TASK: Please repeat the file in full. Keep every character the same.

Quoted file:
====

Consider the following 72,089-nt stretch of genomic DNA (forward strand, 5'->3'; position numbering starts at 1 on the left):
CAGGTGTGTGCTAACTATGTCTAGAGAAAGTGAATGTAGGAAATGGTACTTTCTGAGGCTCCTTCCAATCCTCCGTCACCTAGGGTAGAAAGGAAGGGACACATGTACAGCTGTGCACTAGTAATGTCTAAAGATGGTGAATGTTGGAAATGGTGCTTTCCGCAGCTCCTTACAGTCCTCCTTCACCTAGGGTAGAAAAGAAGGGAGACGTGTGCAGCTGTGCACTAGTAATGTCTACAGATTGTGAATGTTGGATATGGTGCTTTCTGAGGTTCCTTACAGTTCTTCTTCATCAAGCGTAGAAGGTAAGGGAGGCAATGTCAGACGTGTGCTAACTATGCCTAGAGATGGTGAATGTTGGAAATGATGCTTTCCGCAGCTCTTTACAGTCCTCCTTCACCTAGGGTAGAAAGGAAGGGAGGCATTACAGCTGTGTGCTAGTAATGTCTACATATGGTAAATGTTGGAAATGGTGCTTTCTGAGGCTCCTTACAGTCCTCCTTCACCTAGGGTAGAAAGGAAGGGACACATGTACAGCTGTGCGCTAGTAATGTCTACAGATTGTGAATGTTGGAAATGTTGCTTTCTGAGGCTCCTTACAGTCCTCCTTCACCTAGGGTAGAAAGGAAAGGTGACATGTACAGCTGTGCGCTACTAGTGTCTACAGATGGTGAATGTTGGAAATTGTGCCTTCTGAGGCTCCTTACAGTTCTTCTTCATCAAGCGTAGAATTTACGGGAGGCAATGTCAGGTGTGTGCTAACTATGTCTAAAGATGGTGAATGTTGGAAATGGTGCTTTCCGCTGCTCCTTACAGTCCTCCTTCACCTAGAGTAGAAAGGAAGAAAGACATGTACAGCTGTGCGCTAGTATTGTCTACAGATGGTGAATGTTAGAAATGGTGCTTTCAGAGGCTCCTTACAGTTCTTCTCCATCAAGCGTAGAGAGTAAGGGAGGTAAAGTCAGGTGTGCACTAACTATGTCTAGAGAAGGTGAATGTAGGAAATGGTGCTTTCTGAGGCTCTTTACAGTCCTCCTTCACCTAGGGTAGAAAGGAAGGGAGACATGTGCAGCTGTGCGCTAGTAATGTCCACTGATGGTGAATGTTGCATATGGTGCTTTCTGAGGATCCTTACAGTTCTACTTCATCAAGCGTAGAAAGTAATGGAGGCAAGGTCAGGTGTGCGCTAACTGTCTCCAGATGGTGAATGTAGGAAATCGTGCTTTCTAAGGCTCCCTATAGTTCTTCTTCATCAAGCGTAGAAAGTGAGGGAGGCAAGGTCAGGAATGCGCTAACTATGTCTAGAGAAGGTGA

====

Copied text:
Consider the following 72,089-nt stretch of genomic DNA (forward strand, 5'->3'; position numbering starts at 1 on the left):
CAGGTGTGTGCTAACTATGTCTAGAGAAAGTGAATGTAGGAAATGGTACTTTCTGAGGCTCCTTCCAATCCTCCGTCACCTAGGGTAGAAAGGAAGGGACACATGTACAGCTGTGCACTAGTAATGTCTAAAGATGGTGAATGTTGGAAATGGTGCTTTCCGCAGCTCCTTACAGTCCTCCTTCACCTAGGGTAGAAAAGAAGGGAGACGTGTGCAGCTGTGCACTAGTAATGTCTACAGATTGTGAATGTTGGATATGGTGCTTTCTGAGGTTCCTTACAGTTCTTCTTCATCAAGCGTAGAAGGTAAGGGAGGCAATGTCAGACGTGTGCTAACTATGCCTAGAGATGGTGAATGTTGGAAATGATGCTTTCCGCAGCTCTTTACAGTCCTCCTTCACCTAGGGTAGAAAGGAAGGGAGGCATTACAGCTGTGTGCTAGTAATGTCTACATATGGTAAATGTTGGAAATGGTGCTTTCTGAGGCTCCTTACAGTCCTCCTTCACCTAGGGTAGAAAGGAAGGGACACATGTACAGCTGTGCGCTAGTAATGTCTACAGATTGTGAATGTTGGAAATGTTGCTTTCTGAGGCTCCTTACAGTCCTCCTTCACCTAGGGTAGAAAGGAAAGGTGACATGTACAGCTGTGCGCTACTAGTGTCTACAGATGGTGAATGTTGGAAATTGTGCCTTCTGAGGCTCCTTACAGTTCTTCTTCATCAAGCGTAGAATTTACGGGAGGCAATGTCAGGTGTGTGCTAACTATGTCTAAAGATGGTGAATGTTGGAAATGGTGCTTTCCGCTGCTCCTTACAGTCCTCCTTCACCTAGAGTAGAAAGGAAGAAAGACATGTACAGCTGTGCGCTAGTATTGTCTACAGATGGTGAATGTTAGAAATGGTGCTTTCAGAGGCTCCTTACAGTTCTTCTCCATCAAGCGTAGAGAGTAAGGGAGGTAAAGTCAGGTGTGCACTAACTATGTCTAGAGAAGGTGAATGTAGGAAATGGTGCTTTCTGAGGCTCTTTACAGTCCTCCTTCACCTAGGGTAGAAAGGAAGGGAGACATGTGCAGCTGTGCGCTAGTAATGTCCACTGATGGTGAATGTTGCATATGGTGCTTTCTGAGGATCCTTACAGTTCTACTTCATCAAGCGTAGAAAGTAATGGAGGCAAGGTCAGGTGTGCGCTAACTGTCTCCAGATGGTGAATGTAGGAAATCGTGCTTTCTAAGGCTCCCTATAGTTCTTCTTCATCAAGCGTAGAAAGTGAGGGAGGCAAGGTCAGGAATGCGCTAACTATGTCTAGAGAAGGTGA